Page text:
Michael Walzer introduced the term jus ad vim – the just use of force short of war – in contrast with, or perhaps to complement, the well-established notion of the just war, jus ad bellum and its correlative notion, jus in bello (Walzer 2006). The intuitive idea is that there are circumstances in which military force needs to be used yet full-blown war can be avoided, and in these circumstances a different confi guration of moral principles is required; hence the constitutive principles of jus ad vim will differ somewhat from the constitutive principles of jus ad bellum or, at least, the application of the same principles will differ given the difference in contexts (Braun and Brunstetter 2013). Moreover, these circumstances include not only ones in which states are to use force against other states, but also ones in which states are to use force against non-state actors, such as terrorist groups, outside its own territory. The US use of drone strikes against terrorists in the disorderly jurisdic-tion of the Federally Administered Tribal Areas (FATA) in Pakistan is a case in point.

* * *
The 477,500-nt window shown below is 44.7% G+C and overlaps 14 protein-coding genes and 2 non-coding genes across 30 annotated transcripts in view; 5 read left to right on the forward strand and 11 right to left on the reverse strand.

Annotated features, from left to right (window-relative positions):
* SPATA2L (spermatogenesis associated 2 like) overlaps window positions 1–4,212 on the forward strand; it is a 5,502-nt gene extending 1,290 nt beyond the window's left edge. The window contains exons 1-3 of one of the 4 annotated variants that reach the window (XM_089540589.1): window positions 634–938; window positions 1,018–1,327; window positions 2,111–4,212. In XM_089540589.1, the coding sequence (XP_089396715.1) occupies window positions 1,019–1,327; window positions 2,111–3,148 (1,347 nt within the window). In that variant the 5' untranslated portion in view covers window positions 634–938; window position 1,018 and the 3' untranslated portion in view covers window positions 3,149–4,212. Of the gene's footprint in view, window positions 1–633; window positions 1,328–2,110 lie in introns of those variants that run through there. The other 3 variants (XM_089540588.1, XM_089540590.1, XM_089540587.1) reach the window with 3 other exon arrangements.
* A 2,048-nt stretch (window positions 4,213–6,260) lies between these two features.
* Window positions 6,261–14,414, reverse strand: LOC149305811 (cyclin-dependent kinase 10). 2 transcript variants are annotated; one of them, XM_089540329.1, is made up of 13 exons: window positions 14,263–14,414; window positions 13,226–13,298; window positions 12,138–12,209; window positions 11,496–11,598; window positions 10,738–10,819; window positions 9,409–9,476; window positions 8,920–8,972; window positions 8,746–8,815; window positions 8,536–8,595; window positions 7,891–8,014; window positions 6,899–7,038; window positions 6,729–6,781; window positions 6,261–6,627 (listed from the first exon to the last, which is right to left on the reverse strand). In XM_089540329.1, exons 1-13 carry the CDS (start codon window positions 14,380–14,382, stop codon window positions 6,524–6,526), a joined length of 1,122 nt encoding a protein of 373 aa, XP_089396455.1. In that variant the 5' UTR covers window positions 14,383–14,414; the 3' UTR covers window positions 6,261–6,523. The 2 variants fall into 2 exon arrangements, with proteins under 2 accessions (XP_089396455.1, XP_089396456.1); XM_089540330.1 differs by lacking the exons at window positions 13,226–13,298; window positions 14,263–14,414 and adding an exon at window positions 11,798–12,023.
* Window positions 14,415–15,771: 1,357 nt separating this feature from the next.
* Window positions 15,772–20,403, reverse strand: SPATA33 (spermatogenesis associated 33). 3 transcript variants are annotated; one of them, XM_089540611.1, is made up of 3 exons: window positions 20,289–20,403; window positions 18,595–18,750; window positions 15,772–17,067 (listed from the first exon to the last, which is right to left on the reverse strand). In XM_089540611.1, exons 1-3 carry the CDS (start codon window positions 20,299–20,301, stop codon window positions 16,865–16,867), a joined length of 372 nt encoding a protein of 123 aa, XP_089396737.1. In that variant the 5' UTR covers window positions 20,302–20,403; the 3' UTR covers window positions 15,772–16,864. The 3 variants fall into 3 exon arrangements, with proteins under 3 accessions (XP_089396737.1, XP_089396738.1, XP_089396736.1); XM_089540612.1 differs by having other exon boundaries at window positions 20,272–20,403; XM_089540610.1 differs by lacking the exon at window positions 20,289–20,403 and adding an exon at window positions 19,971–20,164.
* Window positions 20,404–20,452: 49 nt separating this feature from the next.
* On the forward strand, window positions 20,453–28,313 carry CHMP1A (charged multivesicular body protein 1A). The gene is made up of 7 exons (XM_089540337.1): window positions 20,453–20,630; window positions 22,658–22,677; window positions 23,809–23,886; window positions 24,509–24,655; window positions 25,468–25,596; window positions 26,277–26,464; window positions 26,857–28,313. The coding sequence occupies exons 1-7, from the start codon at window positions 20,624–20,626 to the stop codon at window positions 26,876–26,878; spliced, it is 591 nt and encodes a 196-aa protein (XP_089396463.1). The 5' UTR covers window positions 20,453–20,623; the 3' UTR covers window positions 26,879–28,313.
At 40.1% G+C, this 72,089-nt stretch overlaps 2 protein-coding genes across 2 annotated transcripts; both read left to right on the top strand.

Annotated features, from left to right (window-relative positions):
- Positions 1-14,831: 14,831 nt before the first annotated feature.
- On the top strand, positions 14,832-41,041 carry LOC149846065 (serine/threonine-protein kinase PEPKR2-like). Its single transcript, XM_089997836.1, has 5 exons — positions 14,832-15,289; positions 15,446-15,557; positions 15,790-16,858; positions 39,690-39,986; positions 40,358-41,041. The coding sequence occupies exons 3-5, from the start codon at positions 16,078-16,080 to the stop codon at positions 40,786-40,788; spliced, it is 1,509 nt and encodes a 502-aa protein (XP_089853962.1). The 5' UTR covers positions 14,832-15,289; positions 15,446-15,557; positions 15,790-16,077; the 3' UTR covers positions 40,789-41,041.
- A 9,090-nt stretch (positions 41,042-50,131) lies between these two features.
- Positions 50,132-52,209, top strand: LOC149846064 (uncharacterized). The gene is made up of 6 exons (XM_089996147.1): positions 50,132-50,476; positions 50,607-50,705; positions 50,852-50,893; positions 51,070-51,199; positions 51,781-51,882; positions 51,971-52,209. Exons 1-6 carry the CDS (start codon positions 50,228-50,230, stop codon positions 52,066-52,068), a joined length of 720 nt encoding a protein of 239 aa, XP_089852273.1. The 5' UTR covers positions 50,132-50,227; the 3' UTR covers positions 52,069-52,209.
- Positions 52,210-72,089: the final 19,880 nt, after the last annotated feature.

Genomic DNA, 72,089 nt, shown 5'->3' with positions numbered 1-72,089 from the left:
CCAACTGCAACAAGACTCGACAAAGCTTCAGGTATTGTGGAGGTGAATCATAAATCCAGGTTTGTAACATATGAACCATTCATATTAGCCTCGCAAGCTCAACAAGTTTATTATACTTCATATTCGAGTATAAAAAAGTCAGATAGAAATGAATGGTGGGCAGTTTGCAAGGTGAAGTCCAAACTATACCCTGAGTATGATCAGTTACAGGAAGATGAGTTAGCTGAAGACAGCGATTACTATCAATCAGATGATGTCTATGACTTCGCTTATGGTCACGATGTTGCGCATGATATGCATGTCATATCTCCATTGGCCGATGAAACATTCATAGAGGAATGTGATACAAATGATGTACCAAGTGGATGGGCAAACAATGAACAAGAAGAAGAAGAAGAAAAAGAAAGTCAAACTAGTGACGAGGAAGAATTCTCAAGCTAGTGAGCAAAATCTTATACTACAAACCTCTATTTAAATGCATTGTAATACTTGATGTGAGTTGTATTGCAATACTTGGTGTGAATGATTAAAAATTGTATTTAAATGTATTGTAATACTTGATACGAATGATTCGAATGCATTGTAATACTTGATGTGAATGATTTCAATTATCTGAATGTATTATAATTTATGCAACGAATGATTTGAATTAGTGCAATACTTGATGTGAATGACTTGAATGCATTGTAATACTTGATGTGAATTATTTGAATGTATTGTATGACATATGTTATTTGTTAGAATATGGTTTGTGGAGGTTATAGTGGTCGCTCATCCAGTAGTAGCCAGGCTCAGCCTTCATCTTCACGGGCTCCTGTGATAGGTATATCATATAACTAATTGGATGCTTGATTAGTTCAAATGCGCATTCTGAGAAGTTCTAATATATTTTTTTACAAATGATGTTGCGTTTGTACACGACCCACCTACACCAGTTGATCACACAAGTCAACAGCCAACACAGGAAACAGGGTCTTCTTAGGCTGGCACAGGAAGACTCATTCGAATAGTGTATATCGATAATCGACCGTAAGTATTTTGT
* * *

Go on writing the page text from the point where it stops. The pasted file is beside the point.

|Title of host publication||Force short of war in modern conflict|
|Subtitle of host publication||Jus ad vim|
|Place of Publication||Edinburgh, United Kingdom|
|Publisher||Edinburgh University Press|
|Number of pages||21|
|ISBN (Print)||9781474444224, 9781474444217|
|Publication status||Published - Mar 2019|
Miller, S. (2019). Jus ad vim: The morality of military and police use of force in armed conflicts short of war. In J. Galliott (Ed.), Force short of war in modern conflict: Jus ad vim (pp. 127-147). Edinburgh University Press.